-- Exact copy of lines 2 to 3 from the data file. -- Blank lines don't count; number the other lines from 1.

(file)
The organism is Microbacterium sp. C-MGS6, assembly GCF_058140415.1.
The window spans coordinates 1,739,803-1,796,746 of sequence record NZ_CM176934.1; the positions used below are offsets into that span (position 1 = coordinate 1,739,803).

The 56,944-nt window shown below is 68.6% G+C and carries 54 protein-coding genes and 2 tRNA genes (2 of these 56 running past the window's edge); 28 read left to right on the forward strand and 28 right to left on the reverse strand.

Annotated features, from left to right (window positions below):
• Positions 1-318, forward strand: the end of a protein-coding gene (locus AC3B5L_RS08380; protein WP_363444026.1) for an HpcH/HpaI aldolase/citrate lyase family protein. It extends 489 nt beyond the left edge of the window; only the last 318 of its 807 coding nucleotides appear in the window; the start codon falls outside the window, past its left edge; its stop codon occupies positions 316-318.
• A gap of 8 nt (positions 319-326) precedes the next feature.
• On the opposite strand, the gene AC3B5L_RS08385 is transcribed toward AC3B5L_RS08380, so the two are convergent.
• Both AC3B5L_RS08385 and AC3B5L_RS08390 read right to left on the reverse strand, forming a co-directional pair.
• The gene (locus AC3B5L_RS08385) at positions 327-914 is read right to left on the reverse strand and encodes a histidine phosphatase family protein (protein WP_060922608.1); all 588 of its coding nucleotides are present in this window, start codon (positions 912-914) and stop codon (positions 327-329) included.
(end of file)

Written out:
The window spans coordinates 1,739,803-1,796,746 of sequence record NZ_CM176934.1; the positions used below are offsets into that span (position 1 = coordinate 1,739,803).

The 56,944-nt window shown below is 68.6% G+C and carries 54 protein-coding genes and 2 tRNA genes (2 of these 56 running past the window's edge); 28 read left to right on the forward strand and 28 right to left on the reverse strand.